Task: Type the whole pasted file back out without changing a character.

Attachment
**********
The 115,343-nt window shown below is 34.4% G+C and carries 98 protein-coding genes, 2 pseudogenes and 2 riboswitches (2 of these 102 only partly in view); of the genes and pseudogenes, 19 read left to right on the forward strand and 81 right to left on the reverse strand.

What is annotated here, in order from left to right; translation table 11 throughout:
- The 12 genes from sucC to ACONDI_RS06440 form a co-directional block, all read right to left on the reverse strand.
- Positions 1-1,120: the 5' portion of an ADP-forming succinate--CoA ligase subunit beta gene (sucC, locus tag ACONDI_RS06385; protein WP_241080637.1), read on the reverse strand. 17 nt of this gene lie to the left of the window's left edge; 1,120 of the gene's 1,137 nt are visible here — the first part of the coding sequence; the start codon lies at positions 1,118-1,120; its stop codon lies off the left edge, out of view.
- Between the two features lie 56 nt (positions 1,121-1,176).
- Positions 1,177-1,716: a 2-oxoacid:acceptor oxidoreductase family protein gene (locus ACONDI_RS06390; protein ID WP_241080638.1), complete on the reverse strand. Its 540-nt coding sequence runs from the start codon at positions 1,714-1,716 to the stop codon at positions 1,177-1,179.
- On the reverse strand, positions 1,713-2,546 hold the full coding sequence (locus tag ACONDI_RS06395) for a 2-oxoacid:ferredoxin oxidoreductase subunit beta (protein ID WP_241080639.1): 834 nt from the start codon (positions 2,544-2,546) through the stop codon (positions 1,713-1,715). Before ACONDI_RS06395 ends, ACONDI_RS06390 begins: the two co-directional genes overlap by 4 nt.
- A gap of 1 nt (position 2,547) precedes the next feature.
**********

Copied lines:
The 115,343-nt window shown below is 34.4% G+C and carries 98 protein-coding genes, 2 pseudogenes and 2 riboswitches (2 of these 102 only partly in view); of the genes and pseudogenes, 19 read left to right on the forward strand and 81 right to left on the reverse strand.

What is annotated here, in order from left to right; translation table 11 throughout:
- The 12 genes from sucC to ACONDI_RS06440 form a co-directional block, all read right to left on the reverse strand.
- Positions 1-1,120: the 5' portion of an ADP-forming succinate--CoA ligase subunit beta gene (sucC, locus tag ACONDI_RS06385; protein WP_241080637.1), read on the reverse strand. 17 nt of this gene lie to the left of the window's left edge; 1,120 of the gene's 1,137 nt are visible here — the first part of the coding sequence; the start codon lies at positions 1,118-1,120; its stop codon lies off the left edge, out of view.
- Between the two features lie 56 nt (positions 1,121-1,176).
- Positions 1,177-1,716: a 2-oxoacid:acceptor oxidoreductase family protein gene (locus ACONDI_RS06390; protein ID WP_241080638.1), complete on the reverse strand. Its 540-nt coding sequence runs from the start codon at positions 1,714-1,716 to the stop codon at positions 1,177-1,179.
- On the reverse strand, positions 1,713-2,546 hold the full coding sequence (locus tag ACONDI_RS06395) for a 2-oxoacid:ferredoxin oxidoreductase subunit beta (protein ID WP_241080639.1): 834 nt from the start codon (positions 2,544-2,546) through the stop codon (positions 1,713-1,715). Before ACONDI_RS06395 ends, ACONDI_RS06390 begins: the two co-directional genes overlap by 4 nt.
- A gap of 1 nt (position 2,547) precedes the next feature.